We joined together with 400,000 others in NYC (50,000 of which were college students!) for the People’s Climate March in NYC. EEI bus students were proud to be among other leaders in this “amazing display of the size and beauty of our movement. We showcased our strength, our resiliency, and our capacity to come together when needed. We are moving towards a brighter and more just future — and we couldn’t have said that louder than we just did.” (http://2014.peoplesclimate.org/wrap-up/)
Our visit to the Maitreya Mountain Village, an intentional community east of Crescent City, focussed on permaculture and community for sustainable living. They offered insight into how their community seeks to “bridge the gap between the old systems and the sustainable new ones”. We continued to explore permaculture at the Permaculture Skills Center in Sebastopol CA where we toured the grounds with AEI alumnus and operations manager, Damian McAnany, and program director, Ryan Johnston, learning about permaculture’s core principles
We are fortunate to count the creative, politically active, and nationally recognized interdisciplinary artist, Ariel Luckey, amongst EEI alums willing to share their current work with us. Ariel’s social justice perspectives about race and immigration speak even more loudly to us in today’s political climate. Students can deepen their learning about the many sad ironies of our culture, readily illustrated by the fact that Ohlone California Indian burial grounds and shell mounds exist under the Bay Street shopping mall, at the cross streets of Ohlone Way and Shellmound Street, where we stood.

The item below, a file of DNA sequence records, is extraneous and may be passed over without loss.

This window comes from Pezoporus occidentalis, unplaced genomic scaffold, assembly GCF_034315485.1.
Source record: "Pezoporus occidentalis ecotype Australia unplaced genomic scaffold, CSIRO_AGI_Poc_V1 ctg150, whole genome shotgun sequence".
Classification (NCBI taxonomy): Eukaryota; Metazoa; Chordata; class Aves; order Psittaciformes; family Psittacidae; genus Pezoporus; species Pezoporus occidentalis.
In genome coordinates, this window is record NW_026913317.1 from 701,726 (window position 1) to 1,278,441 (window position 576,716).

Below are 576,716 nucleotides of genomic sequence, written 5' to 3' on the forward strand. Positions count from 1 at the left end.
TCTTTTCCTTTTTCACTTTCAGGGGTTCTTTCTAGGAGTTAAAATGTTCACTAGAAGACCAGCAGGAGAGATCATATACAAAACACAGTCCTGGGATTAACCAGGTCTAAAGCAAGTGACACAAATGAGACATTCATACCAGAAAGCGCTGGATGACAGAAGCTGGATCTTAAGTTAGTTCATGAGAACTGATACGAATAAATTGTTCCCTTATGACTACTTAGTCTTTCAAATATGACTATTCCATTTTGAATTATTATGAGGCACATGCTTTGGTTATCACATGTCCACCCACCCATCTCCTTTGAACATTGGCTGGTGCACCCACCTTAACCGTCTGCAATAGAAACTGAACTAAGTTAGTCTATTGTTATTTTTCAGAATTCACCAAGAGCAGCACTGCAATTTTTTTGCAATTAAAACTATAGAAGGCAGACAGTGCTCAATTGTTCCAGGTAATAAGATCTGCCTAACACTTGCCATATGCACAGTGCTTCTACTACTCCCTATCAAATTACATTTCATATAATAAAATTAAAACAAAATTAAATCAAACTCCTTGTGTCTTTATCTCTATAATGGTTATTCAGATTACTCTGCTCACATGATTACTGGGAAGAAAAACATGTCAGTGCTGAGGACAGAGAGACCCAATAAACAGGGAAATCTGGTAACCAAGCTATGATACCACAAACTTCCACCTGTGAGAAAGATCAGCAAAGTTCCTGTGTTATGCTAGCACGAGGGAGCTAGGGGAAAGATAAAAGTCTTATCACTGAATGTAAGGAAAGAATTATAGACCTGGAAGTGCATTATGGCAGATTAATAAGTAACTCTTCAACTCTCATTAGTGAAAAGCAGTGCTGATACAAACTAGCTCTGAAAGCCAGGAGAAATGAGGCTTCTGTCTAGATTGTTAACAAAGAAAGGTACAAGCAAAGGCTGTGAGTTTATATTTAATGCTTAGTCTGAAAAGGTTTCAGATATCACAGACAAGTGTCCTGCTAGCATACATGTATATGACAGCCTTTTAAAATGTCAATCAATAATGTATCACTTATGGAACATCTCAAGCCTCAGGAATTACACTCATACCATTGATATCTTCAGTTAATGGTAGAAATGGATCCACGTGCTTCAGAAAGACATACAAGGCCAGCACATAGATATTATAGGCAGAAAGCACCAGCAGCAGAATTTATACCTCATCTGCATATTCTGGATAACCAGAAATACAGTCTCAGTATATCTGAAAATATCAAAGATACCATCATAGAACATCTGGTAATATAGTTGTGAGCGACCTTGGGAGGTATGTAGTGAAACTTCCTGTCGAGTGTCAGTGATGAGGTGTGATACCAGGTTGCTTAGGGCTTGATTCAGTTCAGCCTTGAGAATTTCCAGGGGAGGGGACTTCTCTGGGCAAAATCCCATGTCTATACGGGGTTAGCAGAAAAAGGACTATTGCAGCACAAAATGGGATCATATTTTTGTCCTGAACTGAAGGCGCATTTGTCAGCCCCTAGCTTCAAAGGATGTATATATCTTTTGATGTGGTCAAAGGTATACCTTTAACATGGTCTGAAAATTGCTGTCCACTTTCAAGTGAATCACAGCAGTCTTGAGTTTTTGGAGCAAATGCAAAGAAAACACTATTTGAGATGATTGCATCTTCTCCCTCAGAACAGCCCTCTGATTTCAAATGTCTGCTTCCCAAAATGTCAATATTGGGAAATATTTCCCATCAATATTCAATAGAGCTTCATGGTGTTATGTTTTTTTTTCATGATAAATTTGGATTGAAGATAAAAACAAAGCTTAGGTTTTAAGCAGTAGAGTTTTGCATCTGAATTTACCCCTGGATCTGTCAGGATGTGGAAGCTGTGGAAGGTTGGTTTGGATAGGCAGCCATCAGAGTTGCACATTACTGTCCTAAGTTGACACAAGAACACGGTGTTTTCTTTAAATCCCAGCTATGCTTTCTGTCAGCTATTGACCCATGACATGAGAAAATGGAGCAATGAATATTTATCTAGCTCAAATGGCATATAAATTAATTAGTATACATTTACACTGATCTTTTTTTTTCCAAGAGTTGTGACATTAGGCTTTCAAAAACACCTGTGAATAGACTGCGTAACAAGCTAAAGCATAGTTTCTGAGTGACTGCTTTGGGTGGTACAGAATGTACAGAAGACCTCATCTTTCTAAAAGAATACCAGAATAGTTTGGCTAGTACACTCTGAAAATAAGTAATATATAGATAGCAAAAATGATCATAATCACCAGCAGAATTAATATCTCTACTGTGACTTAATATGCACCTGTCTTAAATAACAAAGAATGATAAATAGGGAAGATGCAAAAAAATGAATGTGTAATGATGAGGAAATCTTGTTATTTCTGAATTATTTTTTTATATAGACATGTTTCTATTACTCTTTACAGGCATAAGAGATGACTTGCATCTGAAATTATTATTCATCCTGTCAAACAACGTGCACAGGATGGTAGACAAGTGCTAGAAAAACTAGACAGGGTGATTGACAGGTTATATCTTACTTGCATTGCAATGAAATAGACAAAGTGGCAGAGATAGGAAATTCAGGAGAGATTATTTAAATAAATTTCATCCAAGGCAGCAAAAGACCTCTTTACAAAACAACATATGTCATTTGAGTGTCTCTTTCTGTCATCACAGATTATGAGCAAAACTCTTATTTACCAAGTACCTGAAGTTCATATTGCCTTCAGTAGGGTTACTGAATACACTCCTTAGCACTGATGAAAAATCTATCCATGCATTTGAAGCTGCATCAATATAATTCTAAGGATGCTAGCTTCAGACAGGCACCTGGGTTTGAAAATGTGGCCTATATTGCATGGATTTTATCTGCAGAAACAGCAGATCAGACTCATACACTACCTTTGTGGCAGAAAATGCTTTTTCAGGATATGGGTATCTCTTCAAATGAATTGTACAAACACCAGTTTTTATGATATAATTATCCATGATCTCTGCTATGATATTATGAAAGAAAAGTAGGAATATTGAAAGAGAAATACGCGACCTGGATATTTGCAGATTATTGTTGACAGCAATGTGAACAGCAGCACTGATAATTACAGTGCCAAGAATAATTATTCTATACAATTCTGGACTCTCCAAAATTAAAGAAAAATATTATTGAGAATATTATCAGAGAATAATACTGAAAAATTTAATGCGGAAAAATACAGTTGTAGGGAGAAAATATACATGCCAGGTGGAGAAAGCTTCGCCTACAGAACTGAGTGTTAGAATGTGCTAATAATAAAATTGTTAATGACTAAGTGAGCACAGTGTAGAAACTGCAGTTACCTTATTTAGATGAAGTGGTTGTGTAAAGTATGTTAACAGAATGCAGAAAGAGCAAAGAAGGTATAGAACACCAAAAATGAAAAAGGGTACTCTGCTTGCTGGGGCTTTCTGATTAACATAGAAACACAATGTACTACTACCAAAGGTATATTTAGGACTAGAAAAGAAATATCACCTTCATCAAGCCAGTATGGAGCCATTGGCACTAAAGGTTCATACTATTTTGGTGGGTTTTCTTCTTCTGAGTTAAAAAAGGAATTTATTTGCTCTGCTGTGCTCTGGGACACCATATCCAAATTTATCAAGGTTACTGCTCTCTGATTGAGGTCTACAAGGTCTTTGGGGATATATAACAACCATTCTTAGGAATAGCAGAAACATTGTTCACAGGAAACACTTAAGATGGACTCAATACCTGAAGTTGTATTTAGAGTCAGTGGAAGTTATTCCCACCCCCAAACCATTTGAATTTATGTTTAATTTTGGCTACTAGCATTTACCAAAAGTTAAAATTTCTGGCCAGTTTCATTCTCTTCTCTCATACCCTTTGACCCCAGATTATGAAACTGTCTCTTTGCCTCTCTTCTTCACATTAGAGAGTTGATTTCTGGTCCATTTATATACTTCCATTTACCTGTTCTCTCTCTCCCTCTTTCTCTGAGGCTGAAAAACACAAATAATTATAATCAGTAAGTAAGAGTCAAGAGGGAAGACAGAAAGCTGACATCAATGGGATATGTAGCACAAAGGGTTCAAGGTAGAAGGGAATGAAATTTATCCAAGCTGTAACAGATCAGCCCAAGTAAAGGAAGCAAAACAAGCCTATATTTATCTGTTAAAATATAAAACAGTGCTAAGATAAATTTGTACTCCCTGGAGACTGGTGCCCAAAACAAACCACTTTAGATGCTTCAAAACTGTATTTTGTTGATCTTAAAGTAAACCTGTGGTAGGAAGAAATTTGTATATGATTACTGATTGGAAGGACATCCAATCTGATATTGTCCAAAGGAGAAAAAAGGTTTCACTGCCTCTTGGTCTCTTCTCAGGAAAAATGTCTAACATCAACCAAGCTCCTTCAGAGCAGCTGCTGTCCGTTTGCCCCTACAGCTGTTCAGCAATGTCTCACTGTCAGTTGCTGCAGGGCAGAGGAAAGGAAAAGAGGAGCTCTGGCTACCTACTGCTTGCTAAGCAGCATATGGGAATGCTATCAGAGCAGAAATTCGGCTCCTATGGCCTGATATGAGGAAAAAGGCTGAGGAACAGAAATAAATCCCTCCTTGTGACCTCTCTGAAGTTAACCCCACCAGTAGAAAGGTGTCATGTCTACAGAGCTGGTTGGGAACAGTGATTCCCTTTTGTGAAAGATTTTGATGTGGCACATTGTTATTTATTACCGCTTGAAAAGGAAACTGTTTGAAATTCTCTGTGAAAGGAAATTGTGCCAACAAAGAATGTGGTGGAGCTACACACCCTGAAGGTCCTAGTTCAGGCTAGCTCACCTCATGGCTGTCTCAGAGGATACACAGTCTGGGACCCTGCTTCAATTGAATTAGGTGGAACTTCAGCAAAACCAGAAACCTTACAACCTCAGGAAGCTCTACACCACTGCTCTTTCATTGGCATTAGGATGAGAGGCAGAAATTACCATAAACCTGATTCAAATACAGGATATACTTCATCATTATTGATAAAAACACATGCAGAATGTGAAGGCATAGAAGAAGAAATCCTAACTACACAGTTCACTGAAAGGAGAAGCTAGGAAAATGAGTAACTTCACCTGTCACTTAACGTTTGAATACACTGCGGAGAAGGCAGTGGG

Backpacking California’s Lost Coast, in the King Range National Conservation Area, is a serious and sublime adventure along one of the country’s most pristine and isolated beaches – the longest stretch of US Pacific undeveloped coastline outside of Alaska. The wildness allows us to explore some of the more remote aspects of ourselves, as we keep pace with the tides, the turnstones, ravens, turkey vultures, Western fence lizards, and the occasional sea lion or surfer bobbing in the waves.
Justus Kitchen and People’s Kitchen Collective founder (and EEI alum), Jocelyn Jackson, shared her work and passion for social justice, delicious seasonal food, and community with us, setting up a small, beautiful feast that included shared song and stories.